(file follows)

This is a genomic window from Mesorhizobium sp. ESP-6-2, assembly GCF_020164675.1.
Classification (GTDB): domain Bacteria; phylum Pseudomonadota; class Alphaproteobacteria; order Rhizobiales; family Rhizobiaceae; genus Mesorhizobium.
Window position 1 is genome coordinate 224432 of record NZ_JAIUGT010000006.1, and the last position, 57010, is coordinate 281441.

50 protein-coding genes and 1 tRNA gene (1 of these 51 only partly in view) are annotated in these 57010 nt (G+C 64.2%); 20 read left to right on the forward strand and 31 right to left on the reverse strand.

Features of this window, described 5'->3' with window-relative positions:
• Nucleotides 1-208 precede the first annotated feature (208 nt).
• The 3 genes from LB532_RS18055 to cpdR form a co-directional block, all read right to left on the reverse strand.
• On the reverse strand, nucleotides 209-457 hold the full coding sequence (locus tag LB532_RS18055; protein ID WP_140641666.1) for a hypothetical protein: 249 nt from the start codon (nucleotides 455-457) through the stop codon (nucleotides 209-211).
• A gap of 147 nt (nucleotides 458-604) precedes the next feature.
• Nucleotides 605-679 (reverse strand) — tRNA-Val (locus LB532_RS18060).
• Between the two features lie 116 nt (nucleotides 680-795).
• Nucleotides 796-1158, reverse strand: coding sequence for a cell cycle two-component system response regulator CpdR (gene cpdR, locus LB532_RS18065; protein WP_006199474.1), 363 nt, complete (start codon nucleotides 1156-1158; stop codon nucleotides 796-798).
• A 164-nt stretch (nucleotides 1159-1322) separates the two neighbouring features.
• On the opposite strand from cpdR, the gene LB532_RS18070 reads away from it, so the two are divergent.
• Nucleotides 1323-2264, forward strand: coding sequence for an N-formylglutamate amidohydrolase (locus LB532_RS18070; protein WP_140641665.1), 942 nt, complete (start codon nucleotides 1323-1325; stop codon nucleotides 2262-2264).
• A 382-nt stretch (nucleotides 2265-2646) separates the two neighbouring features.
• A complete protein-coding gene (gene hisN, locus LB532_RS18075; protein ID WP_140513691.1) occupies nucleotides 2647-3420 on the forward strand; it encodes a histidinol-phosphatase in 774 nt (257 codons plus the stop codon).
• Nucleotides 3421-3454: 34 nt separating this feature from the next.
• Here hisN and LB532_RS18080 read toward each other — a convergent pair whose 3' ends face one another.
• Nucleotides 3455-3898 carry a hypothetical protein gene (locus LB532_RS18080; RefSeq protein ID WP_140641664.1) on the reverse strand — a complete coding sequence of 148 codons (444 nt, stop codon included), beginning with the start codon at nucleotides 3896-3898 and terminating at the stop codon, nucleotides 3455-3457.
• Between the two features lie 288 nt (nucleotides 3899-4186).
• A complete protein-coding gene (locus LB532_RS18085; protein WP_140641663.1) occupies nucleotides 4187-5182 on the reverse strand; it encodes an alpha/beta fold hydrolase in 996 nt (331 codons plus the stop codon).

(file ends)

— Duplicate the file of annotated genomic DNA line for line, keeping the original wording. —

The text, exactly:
This is a genomic window from Mesorhizobium sp. ESP-6-2, assembly GCF_020164675.1.
Classification (GTDB): domain Bacteria; phylum Pseudomonadota; class Alphaproteobacteria; order Rhizobiales; family Rhizobiaceae; genus Mesorhizobium.
Window position 1 is genome coordinate 224432 of record NZ_JAIUGT010000006.1, and the last position, 57010, is coordinate 281441.

50 protein-coding genes and 1 tRNA gene (1 of these 51 only partly in view) are annotated in these 57010 nt (G+C 64.2%); 20 read left to right on the forward strand and 31 right to left on the reverse strand.

Features of this window, described 5'->3' with window-relative positions:
• Nucleotides 1-208 precede the first annotated feature (208 nt).
• The 3 genes from LB532_RS18055 to cpdR form a co-directional block, all read right to left on the reverse strand.
• On the reverse strand, nucleotides 209-457 hold the full coding sequence (locus tag LB532_RS18055; protein ID WP_140641666.1) for a hypothetical protein: 249 nt from the start codon (nucleotides 455-457) through the stop codon (nucleotides 209-211).
• A gap of 147 nt (nucleotides 458-604) precedes the next feature.
• Nucleotides 605-679 (reverse strand) — tRNA-Val (locus LB532_RS18060).
• Between the two features lie 116 nt (nucleotides 680-795).
• Nucleotides 796-1158, reverse strand: coding sequence for a cell cycle two-component system response regulator CpdR (gene cpdR, locus LB532_RS18065; protein WP_006199474.1), 363 nt, complete (start codon nucleotides 1156-1158; stop codon nucleotides 796-798).
• A 164-nt stretch (nucleotides 1159-1322) separates the two neighbouring features.
• On the opposite strand from cpdR, the gene LB532_RS18070 reads away from it, so the two are divergent.
• Nucleotides 1323-2264, forward strand: coding sequence for an N-formylglutamate amidohydrolase (locus LB532_RS18070; protein WP_140641665.1), 942 nt, complete (start codon nucleotides 1323-1325; stop codon nucleotides 2262-2264).
• A 382-nt stretch (nucleotides 2265-2646) separates the two neighbouring features.
• A complete protein-coding gene (gene hisN, locus LB532_RS18075; protein ID WP_140513691.1) occupies nucleotides 2647-3420 on the forward strand; it encodes a histidinol-phosphatase in 774 nt (257 codons plus the stop codon).
• Nucleotides 3421-3454: 34 nt separating this feature from the next.
• Here hisN and LB532_RS18080 read toward each other — a convergent pair whose 3' ends face one another.
• Nucleotides 3455-3898 carry a hypothetical protein gene (locus LB532_RS18080; RefSeq protein ID WP_140641664.1) on the reverse strand — a complete coding sequence of 148 codons (444 nt, stop codon included), beginning with the start codon at nucleotides 3896-3898 and terminating at the stop codon, nucleotides 3455-3457.
• Between the two features lie 288 nt (nucleotides 3899-4186).
• A complete protein-coding gene (locus LB532_RS18085; protein WP_140641663.1) occupies nucleotides 4187-5182 on the reverse strand; it encodes an alpha/beta fold hydrolase in 996 nt (331 codons plus the stop codon).